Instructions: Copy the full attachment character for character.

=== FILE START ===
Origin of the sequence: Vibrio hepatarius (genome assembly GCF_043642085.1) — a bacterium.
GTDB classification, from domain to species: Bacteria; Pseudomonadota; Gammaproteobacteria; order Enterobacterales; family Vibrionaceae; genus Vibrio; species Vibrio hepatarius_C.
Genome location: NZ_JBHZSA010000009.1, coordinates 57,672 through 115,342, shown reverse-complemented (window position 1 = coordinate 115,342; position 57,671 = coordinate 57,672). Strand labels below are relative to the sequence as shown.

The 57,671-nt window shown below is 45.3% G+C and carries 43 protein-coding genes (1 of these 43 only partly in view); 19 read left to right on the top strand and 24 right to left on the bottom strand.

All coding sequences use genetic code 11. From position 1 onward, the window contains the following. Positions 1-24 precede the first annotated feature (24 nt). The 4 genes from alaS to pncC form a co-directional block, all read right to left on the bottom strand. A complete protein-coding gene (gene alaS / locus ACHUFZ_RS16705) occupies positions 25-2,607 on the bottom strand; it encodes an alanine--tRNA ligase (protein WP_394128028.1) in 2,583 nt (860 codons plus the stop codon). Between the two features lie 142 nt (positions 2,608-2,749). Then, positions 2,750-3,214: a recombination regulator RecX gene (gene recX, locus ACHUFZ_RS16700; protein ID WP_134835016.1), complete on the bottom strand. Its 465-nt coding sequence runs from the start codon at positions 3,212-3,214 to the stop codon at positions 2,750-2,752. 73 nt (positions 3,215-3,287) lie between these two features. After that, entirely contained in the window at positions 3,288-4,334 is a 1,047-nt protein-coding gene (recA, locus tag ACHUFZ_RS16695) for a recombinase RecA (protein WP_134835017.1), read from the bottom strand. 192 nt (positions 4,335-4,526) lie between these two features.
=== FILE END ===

Origin of the sequence: Vibrio hepatarius (genome assembly GCF_043642085.1) — a bacterium.
GTDB classification, from domain to species: Bacteria; Pseudomonadota; Gammaproteobacteria; order Enterobacterales; family Vibrionaceae; genus Vibrio; species Vibrio hepatarius_C.
Genome location: NZ_JBHZSA010000009.1, coordinates 57,672 through 115,342, shown reverse-complemented (window position 1 = coordinate 115,342; position 57,671 = coordinate 57,672). Strand labels below are relative to the sequence as shown.

The 57,671-nt window shown below is 45.3% G+C and carries 43 protein-coding genes (1 of these 43 only partly in view); 19 read left to right on the top strand and 24 right to left on the bottom strand.

All coding sequences use genetic code 11. From position 1 onward, the window contains the following. Positions 1-24 precede the first annotated feature (24 nt). The 4 genes from alaS to pncC form a co-directional block, all read right to left on the bottom strand. A complete protein-coding gene (gene alaS / locus ACHUFZ_RS16705) occupies positions 25-2,607 on the bottom strand; it encodes an alanine--tRNA ligase (protein WP_394128028.1) in 2,583 nt (860 codons plus the stop codon). Between the two features lie 142 nt (positions 2,608-2,749). Then, positions 2,750-3,214: a recombination regulator RecX gene (gene recX, locus ACHUFZ_RS16700; protein ID WP_134835016.1), complete on the bottom strand. Its 465-nt coding sequence runs from the start codon at positions 3,212-3,214 to the stop codon at positions 2,750-2,752. 73 nt (positions 3,215-3,287) lie between these two features. After that, entirely contained in the window at positions 3,288-4,334 is a 1,047-nt protein-coding gene (recA, locus tag ACHUFZ_RS16695) for a recombinase RecA (protein WP_134835017.1), read from the bottom strand. 192 nt (positions 4,335-4,526) lie between these two features.